When one picks up a balanced hand with 15 to 17 high card points, one opens one notrump. What about all the other hands that are 12 points or better?
Five-Card Majors: We play a system called five card majors. In the past, an opening bid of one of a major (hearts or spades) showed a four-card suit or better. Today, this shows five cards in the major or longer and 12 to 21 points and often just 12 to 19 points.
The Bidding: South would never consider a light opening because he has a lower ranking suit and is vulnerable. One has to recognize the limitations of these situations.
West has 14 high card points and five spades. He opens one spade. North passes and so does East. East needs a minimum, of 6 points to respond. Four-card support and five points including an ace or king would also be enough to respond with a two spade bid, showing a real good five to nine points. Here East does not have even five points so he has nothing to say.
South cannot let the bidding pass out at such a low level and makes a balancing bid of two hearts which passes out. West would need a strong hand (18 points) to take further action when partner passes a direct bid.
The Opening Lead: West should lead the ace of spades and force the declarer to ruff spades in the long trump hand. This is called tapping the declarer. The ace wins and West plays the queen.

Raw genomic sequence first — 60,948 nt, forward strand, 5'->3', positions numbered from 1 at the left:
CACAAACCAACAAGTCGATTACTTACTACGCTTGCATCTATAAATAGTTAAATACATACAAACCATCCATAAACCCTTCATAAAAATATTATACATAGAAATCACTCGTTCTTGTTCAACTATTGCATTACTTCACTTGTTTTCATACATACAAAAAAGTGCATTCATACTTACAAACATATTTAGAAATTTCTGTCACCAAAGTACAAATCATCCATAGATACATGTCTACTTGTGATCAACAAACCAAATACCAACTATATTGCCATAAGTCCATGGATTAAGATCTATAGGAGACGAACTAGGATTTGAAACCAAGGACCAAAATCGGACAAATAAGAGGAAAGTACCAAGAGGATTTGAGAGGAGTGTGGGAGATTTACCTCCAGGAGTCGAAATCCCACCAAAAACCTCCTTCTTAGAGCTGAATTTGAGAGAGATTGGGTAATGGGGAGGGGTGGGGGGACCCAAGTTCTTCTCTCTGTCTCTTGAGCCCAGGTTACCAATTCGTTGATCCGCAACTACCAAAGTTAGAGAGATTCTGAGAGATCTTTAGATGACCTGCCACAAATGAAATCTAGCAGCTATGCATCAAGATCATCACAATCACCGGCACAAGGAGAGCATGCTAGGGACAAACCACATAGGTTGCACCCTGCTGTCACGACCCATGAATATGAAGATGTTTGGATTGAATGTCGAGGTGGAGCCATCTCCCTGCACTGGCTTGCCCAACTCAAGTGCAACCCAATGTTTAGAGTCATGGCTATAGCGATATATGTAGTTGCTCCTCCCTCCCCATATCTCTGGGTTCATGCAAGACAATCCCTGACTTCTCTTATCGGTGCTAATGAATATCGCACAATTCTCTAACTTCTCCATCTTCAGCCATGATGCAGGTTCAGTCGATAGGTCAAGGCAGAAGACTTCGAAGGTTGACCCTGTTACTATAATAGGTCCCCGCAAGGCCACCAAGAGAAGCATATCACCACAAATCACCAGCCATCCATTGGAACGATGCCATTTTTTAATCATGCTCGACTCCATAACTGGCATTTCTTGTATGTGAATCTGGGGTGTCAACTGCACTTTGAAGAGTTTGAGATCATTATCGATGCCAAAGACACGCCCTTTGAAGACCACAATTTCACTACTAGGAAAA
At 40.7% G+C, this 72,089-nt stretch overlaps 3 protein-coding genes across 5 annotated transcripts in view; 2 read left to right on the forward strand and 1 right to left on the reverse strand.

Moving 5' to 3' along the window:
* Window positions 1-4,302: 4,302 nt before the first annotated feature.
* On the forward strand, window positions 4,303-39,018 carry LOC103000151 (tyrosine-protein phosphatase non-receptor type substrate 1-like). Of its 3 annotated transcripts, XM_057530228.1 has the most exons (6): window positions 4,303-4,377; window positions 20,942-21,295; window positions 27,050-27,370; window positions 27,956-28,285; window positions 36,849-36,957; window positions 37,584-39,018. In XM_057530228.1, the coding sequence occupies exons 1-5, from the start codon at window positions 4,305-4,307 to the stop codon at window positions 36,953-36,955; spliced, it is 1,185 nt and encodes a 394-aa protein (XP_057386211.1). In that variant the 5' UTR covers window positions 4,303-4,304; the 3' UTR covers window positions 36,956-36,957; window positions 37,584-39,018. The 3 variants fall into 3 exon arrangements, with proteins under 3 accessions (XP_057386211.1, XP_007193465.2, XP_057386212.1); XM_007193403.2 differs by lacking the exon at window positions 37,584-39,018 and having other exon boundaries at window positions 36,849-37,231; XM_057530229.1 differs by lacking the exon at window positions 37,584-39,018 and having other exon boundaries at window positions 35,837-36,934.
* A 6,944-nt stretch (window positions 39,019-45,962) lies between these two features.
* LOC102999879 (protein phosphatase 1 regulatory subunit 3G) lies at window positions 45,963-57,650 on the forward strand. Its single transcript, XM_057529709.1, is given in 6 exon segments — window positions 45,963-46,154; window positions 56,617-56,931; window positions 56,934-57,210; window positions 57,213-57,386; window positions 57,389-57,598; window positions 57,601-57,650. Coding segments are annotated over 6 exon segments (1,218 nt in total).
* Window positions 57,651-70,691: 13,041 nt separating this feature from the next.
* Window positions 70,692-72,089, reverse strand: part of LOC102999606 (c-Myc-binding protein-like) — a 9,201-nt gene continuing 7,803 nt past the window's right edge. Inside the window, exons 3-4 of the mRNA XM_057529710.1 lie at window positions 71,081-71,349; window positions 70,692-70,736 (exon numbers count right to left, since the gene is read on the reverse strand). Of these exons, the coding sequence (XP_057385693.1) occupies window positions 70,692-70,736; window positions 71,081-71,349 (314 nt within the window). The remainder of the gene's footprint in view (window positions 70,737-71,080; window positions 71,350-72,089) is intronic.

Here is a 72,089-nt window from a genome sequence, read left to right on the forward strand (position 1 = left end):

The Play: South throws a club on both the queen and king of spades and then ruffs the fourth spade in dummy. East will play the seven and six of spades first under partner’s ace and queen to unblock spades.
South exits dummy with a heart and East wins the ace. A duck by East is not necessary because declarer does not have a heart to exit dummy. East exits a club which West wins and exits a spade. Declarer ruffs in his hand, draws trump and claims.
The result: Two hearts making for +110
An alternate line of play: Had South ruffed the second spade in his long trump hand, he would have to ruff another spade upon East winning the ace of trumps.
East would also duck trump once to exhaust dummy of trump before winning the ace so as not to let declarer ruff a fourth round of spades in dummy.
Declarer will not be able to draw trump and will win four trump and two diamonds before East ruffs in with his last trump. East exits a spade and defense wins two trump, three spades and the ace of clubs before dummy wins the last trick with the king of clubs.
The result: Two hearts down one for -100.
-There was nothing declarer could do about losing three spades, but by pitching clubs, he ensures his contract.
-All the bridge columns may be viewed at http://watsongallery.ca.